Make 2014 a year of science
It’s time to start the New Year off right by getting more science, technology, engineering and mathematics in your life.
Eureka! Lab is here to help! We are gathering as many STEM celebrations as we can. We also have tried to ensure that each month, day or week is educational rather than advocacy-based, and point to related activities offering links and educational resources so that teachers and parents can take every opportunity to engage in STEM activities with students.
Throughout the upcoming year, we will highlight some of these events with expanded blog coverage to remind you of this STEM calendar and how it might coordinate with both your classroom and extracurricular activities.
National Mentoring Month
Mentoring applies to everyone, no matter what their field. Good mentors are vital to help young people succeed in STEM careers. Now is the time check out what the website has to offer, including its accompanying resources on how to become a mentor yourself. The site helps youth to find mentors who can help them in achieving their goals, whatever they might be.
Physics Education Week
Gov. Rick Scott kicked the year off right by dedicating the first week of January to emphasizing the “importance of physics education and research” to the intellectual, economic and social benefit of everyone. The state celebration coincided with the annual meeting of the American Association of Physics Teachers in Orlando, Fla.
World Wetlands Day
The United Nations has sponsored this day to build appreciation for the goals of its treaty on the conservation of wetlands, areas that are incredibly important to Earth’s ecosystems. The site offers a game and comic strip to help people of all ages understand healthy wetlands and the value of protecting them.
Discover Engineers Week
February 16-22, United States
Every year, DiscoverE sponsors a weeklong event to show how much engineers do for the world and to “bring engineering to life.” Professionals volunteer to speak to groups about their work. Their site offers a series of educational activities to help you design and carry out your own feats of engineering.
National Nutrition Month
The Academy of Nutrition and Dietetics is sponsoring a month-long celebration of education on what makes a healthy human diet. They have a store full of seed packets, grocery shopping activity books and other materials for kids to help them understand the value of nutrition and to “enjoy the taste of eating right.”
National Groundwater Awareness Week
March 9-15, United States
The National Groundwater Association sponsors this week to educate all of us about this vital resource. Their “get involved” page has resources for teachers and links to online water activities aimed at kids through grade 5.
Brain Awareness Week
Every year, the Society for Neuroscience and the Dana Foundationsponsor a week to celebrate the science of the brain. Professional neuroscientists worldwide will be visiting classrooms and museums to teach kids of all ages about brain research. On the website, teachers can partner with neuroscientists during this week or find ideas for brainy projects at any time of the year.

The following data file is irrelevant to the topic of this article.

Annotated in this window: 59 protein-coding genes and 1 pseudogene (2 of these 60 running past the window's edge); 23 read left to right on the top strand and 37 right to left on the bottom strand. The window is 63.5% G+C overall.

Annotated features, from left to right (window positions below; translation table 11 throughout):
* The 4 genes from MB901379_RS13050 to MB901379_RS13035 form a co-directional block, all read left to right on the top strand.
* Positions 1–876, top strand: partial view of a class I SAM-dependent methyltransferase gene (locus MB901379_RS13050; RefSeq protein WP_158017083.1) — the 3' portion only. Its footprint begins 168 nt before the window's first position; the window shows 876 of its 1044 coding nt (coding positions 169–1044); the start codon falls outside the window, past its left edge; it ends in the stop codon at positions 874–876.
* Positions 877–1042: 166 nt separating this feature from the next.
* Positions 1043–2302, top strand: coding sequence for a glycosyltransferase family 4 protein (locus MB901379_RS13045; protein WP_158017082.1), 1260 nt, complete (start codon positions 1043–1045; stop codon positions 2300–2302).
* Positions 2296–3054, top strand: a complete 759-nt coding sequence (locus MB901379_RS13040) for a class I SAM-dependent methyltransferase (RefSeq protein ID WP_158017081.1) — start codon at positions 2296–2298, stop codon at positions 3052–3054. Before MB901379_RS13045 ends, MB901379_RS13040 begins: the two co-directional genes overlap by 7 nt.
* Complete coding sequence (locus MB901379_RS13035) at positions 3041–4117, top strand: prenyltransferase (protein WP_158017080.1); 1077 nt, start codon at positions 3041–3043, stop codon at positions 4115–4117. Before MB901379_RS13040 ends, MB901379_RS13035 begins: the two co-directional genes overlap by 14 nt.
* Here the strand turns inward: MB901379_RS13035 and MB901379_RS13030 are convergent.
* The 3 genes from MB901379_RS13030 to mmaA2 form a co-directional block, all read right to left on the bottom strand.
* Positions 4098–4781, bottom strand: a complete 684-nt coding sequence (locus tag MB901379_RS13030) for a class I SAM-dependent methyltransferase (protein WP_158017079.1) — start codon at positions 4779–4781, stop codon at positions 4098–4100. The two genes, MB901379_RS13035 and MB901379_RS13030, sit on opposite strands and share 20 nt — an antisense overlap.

National Science and Engineering Week
March 14-23, United Kingdom
Actually 10 days long, the United Kingdom’s celebratory “week” has STEM programs and events for kids and adults. The website includes quizzes and online games to help kids find out about science careers, as well as links to local activities.
March 12-18, South Africa
You don’t have to be in the Northern Hemisphere to get your science fix. This event offers a week of exhibits, workshops, games, quizzes and more. Last year, the event attracted more than 62,000 participants. This year’s theme will focus on astronomy and space exploration.
National Wildlife Week
March 17-23, United States
The theme for this year’s event is water, focusing on the resource that animals need most. The website offers an activity finder, online games and craft projects. It also links teachers to a large set of webinars, lesson plans and resources.
International Day of Forests
The United Nations has designated this as the day when people everywhere can celebrate the economic and ecological benefits that forests provide. While there is no home website for this celebration, other sites offer information about forests. And it’s a good day to hike out to your nearest woodland for a look around.
World Water Day
This day has been designated to help us learn and understand the vital role that water plays in everyone’s life. The website offers many informational links about the importance of Earth’s liquid assets. It includes a section for kids of all ages with information and games focused on natural resources, including energy.
World Meteorological Day
The World Meteorological Organization has compiled a rich set of resources for this event, including an entire site dedicated to youth. It includes lots of information on climate science, experiments and games, not to mention personal stories from kids on how climate change affects their daily lives.